After my clients have signed their wills or trusts, they usually ask me how often they need to have them reviewed and possibly updated. In general, the answer varies depending on the complexity of their estate and other factors in their family. However, I generally tell people that it is a good idea to have your estate plan reviewed every three to five years. For larger estates, this timeframe gets shortened up to every one to two years, and, for small estates, it may be possible to do the reviews at longer intervals. Of course, I also tell them that this assumes that there are no changes in their family situation “on their end” and no significant legal changes “on my end”.
There are several changes that might occur in your family that would prompt you to make changes to your will or trust. First, one of the key people in your documents (maybe the person you named as your trustee or your agent under your durable general power of attorney) passes away or becomes incapacitated. Obviously, if the person that you were expecting to be in charge of your estate can no longer serve in this position, you will need to make some changes to your documents. Second, when someone gets divorced or remarries, they usually want to make changes to these documents. Third, sometimes over time, people develop different ideas about how they want their distribution provisions to work. Sometimes these changes are prompted by the birth of a grandchild, sometimes by the behavior of some of their children, sometimes because of the death or incapacity of a child, or sometimes because of their involvement in their church or a favorite charity. Finally, there are endless other reasons too, which are all specific to changes in your family situation.
On my “end”, various legal changes occur over time. For instance, there may be a significant tax law change that impacts the planning that I do for my clients. The estate tax exemption is now $5.43 million per person in the United States, meaning that, generally speaking, you can pass away with up to $5.43 million in your estate without having to pay estate tax. When the previous estate tax exemption increased to $5 million permanently, with an annual cost of living adjustment, this was a huge change, and I have recommended that several of my clients make major changes to their trusts as a result of this change. One other change that impacts all of my clients is the enactment of the mental health care power of attorney statutes in Arizona a few years ago. Now, the typical health care power of attorney will not cover things such as Altzheimer’s or dementia if mental health care treatment is ever needed in the future. As a result, I have recommended to all of my clients that they do a mental health care power of attorney as well as their wills, trusts (if applicable), and other powers of attorney. Finally, one other change in the law that has affected almost all of my documents is the Health Insurance Portability and Accountability Act of 1996 (aka HIPAA) laws. HIPAA laws are intended to protect the privacy of your health care information. However, HIPAA authorization language has “crept” into all of my health care documents, trusts, and durable general powers of attorney because health care information is almost always necessary to make a determination about someone’s incapacity.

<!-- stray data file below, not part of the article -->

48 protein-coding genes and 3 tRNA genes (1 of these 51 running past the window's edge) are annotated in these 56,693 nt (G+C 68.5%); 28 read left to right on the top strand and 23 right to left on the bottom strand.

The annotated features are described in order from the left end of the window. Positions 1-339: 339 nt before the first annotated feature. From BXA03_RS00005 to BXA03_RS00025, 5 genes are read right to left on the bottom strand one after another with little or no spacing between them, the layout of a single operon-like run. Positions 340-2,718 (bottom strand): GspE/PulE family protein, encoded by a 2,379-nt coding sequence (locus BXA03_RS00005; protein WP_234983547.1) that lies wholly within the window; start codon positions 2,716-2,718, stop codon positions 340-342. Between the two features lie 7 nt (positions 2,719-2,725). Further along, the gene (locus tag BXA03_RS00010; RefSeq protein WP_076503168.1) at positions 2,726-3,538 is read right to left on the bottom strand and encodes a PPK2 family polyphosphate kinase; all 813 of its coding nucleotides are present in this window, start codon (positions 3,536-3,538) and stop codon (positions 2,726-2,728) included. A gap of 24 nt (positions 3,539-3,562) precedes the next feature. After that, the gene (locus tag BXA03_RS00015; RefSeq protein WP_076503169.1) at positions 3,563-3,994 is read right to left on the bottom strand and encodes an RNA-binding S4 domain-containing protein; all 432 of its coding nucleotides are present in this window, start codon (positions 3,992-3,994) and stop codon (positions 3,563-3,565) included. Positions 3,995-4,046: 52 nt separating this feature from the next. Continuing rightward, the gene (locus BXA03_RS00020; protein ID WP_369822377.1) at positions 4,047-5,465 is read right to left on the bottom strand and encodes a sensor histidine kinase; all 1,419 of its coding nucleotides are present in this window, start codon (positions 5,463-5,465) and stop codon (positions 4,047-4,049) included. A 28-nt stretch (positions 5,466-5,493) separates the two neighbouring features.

With all that said, there are a couple of other things to keep in mind when you are deciding whether it is time to have your documents reviewed:
Our firm has helped hundreds of families just like yours handle a wide variety of business planning, estate planning, probate, and elder law issues. When families or business owners are not getting along, we can also handle any disputes and litigation related to their businesses, wills, trusts, guardianships, or conservatorships. Please give me a call, so that I can help you work through these difficult issues with confidence.